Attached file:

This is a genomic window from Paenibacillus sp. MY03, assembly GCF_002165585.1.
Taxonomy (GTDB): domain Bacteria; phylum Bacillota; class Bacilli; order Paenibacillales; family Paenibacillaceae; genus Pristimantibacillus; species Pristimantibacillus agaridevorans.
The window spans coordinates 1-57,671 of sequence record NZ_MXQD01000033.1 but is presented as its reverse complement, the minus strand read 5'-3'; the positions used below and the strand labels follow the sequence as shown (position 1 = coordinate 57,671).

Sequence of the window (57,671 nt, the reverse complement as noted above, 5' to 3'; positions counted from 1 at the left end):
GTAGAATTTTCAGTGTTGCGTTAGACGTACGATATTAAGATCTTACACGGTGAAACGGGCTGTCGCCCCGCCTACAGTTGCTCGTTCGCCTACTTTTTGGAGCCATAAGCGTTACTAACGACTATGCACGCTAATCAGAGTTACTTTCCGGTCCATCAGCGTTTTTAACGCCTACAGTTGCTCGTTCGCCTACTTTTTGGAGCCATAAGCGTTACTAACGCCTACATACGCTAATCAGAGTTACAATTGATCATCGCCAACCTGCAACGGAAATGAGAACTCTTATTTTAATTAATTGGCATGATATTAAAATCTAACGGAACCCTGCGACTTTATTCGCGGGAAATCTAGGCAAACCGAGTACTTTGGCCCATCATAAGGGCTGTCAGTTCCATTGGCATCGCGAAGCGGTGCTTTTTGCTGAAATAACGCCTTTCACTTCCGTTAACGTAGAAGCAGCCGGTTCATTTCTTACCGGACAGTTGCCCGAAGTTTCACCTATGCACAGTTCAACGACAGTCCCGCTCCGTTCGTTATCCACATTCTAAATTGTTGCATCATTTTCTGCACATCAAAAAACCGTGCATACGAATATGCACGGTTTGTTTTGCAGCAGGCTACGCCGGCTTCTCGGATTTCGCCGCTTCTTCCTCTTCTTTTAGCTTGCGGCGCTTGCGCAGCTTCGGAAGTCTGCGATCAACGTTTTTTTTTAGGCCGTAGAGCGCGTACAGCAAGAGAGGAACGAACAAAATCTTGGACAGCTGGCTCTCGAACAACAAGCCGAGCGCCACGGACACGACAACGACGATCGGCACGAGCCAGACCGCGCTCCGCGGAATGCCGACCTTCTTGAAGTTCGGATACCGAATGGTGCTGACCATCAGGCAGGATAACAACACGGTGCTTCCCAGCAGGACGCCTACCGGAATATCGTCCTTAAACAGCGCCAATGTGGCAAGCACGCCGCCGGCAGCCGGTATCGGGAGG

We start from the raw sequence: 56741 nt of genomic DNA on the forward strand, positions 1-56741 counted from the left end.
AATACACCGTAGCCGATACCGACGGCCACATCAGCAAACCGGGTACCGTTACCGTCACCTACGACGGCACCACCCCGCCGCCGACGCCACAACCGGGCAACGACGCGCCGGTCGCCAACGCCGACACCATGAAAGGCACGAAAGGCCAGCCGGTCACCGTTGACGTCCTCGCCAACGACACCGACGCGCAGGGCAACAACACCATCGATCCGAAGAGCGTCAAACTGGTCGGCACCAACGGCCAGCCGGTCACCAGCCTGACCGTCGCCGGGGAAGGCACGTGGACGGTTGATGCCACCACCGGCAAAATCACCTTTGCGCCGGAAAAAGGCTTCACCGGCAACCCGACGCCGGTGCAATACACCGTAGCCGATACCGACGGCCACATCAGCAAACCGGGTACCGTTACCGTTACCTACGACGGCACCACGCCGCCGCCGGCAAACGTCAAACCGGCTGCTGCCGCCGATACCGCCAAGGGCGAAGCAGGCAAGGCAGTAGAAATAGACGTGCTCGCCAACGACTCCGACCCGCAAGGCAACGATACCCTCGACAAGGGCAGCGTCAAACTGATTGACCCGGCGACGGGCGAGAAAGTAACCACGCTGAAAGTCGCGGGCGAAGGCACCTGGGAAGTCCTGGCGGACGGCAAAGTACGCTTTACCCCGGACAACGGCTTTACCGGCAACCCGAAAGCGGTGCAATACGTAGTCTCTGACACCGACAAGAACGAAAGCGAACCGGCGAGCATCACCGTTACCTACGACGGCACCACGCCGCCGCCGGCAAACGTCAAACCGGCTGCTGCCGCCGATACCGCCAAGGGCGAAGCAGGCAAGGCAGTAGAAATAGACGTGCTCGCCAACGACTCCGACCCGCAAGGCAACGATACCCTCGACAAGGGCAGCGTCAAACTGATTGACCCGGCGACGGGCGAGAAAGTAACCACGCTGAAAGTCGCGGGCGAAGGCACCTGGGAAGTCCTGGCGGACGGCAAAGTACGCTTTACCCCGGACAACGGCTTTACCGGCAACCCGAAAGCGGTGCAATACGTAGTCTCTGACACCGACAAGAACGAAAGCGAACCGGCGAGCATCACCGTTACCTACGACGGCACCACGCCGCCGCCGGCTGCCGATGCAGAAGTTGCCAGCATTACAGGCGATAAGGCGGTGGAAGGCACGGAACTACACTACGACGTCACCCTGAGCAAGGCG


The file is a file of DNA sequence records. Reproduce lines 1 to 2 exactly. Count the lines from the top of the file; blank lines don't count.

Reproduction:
This is a genomic window from Paenibacillus sp. MY03, assembly GCF_002165585.1.
Taxonomy (GTDB): domain Bacteria; phylum Bacillota; class Bacilli; order Paenibacillales; family Paenibacillaceae; genus Pristimantibacillus; species Pristimantibacillus agaridevorans.